Summer 2013 began with a trip to see London’s new smash hit musical ‘The Book of Mormon’, currently playing at the Prince of Wales theatre. To say I had been waiting a long time for this is a massive understatement! I became aware of the show back in 2011 during the hype that surrounded its Broadway opening and subsequent Tony success. The cast album got me through a pretty heavy revision period and has been on a borderline obsessive repeat cycle ever since. Skip forward two years to February 2013, I could feel the excitement building. Thanks to the show’s impeccable marketing I’ve had Mormons following me round London’s underground network for weeks. It’s been quite torturous really. Lectures, assignments, revision and exams got in the way of attending any of the early performances, so I bit the bullet and booked tickets for my first day of freedom.
With my father in tow (he’s my regular theatre companion) I made my way through the sun filled streets of London to Leicester Square. Before we knew it we were in our seats, having been guided by the impeccable ushers at the Prince of Wales, brimming with excitement (and anxiety in my case … I wasn’t sure how my dad was going to take to some of the stronger themes). I needn’t have worried, context is everything and the sheer amount of energy on that stage is difficult to avoid being caught up in.
The whole cast was pretty impressive, the aforementioned energy was sustained throughout, which must be relatively arduous if you’re telling the same jokes night after night. Having seen Alexia Khadime previously in both Wicked and Les Miserables, Nabulungi is a role that definitely allowed her to play to her strengths. Gavin Creel (Elder Price) and Jared Gertner (Elder Cunningham) carried the show and worked well together.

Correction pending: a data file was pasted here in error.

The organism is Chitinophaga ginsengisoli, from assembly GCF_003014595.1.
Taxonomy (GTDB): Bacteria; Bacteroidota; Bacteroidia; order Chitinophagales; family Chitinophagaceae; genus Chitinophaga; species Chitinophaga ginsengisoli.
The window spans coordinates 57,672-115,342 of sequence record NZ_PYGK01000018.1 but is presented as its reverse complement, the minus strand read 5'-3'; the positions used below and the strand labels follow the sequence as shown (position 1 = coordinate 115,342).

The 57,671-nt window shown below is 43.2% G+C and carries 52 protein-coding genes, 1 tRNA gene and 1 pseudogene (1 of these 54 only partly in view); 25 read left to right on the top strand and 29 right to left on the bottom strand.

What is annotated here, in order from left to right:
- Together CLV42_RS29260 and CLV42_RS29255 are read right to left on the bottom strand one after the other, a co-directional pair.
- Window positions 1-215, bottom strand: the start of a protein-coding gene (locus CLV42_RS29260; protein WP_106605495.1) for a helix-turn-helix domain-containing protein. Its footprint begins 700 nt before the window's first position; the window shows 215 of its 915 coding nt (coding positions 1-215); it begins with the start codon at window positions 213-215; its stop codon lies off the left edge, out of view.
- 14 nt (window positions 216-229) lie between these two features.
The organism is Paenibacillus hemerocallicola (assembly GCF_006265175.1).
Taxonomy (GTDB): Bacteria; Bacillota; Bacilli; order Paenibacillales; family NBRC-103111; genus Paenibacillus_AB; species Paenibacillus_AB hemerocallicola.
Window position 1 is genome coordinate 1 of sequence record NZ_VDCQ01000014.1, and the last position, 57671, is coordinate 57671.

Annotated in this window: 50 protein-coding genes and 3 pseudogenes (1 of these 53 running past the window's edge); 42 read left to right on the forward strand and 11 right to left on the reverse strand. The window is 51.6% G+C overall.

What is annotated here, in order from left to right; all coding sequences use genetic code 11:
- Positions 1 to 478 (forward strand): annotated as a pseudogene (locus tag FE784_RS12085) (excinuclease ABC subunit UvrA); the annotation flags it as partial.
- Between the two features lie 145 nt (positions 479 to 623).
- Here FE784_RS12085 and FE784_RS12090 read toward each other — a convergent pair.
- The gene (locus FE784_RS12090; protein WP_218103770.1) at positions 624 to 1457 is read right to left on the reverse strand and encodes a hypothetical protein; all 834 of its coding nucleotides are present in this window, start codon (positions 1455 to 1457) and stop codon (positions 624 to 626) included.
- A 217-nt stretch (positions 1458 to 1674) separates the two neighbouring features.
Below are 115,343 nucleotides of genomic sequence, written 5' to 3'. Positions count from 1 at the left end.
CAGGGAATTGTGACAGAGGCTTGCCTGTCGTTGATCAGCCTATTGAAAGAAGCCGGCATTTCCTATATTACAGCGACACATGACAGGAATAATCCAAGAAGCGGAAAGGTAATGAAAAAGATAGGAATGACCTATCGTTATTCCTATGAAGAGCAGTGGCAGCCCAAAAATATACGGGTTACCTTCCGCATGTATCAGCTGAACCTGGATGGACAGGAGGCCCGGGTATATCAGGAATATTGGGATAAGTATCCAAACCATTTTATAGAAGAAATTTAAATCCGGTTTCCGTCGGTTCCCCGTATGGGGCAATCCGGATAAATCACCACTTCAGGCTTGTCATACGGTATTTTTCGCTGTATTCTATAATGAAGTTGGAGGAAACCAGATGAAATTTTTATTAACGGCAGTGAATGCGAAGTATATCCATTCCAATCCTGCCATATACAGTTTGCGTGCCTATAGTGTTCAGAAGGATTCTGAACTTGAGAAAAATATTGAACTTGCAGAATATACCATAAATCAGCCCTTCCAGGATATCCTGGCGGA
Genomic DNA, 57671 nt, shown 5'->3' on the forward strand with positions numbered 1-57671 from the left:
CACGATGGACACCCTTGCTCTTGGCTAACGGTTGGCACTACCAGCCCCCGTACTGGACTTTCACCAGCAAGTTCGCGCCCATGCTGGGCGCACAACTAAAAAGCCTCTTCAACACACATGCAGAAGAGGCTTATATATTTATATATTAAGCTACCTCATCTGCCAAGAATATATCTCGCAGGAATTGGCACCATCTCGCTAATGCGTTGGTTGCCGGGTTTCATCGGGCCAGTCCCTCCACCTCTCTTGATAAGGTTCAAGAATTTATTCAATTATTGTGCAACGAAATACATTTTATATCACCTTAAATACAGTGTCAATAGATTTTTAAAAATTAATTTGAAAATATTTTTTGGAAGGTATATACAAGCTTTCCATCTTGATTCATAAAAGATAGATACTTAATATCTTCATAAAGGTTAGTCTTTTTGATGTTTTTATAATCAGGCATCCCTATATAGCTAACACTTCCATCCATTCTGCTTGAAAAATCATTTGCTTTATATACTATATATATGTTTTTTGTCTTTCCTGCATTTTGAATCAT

I’m not a greatly religious individual, I believe, but I’m not precisely sure what in; meaning I didn’t find the show’s themes offensive but could see how some could easily be offended. Indeed there were quite a few people who failed to return to their seats for the start of act two. Whether this was down to the religious context, sexual themes or the sustained use of swear words I’m not sure; but it’s not exactly a something you’d want to take your grandmother to. My dad did enjoy himself, I had prepared him for what was to come. I think he found some of the swearing/sexual themes unnecessary but overall inoffensive and we agreed that the overall plot makes a valid point.
We both particularly enjoyed spotting the show tune references in the score. Most of these I had found listening to the cast album … ‘defying gravity’ – ‘you and me but mostly me’; ‘I have confidence’ – ‘I believe’ etc. But I was pretty impressed by my dad’s spot of ‘I hope I get it’ during the entr’acte!
Overall we had a fun afternoon, I adore the score and enjoyed the twists in the plot. It was nice to see a full house really (and I mean REALLY!) enjoying a Wednesday matinee… just use your brain when deciding who to take to see it!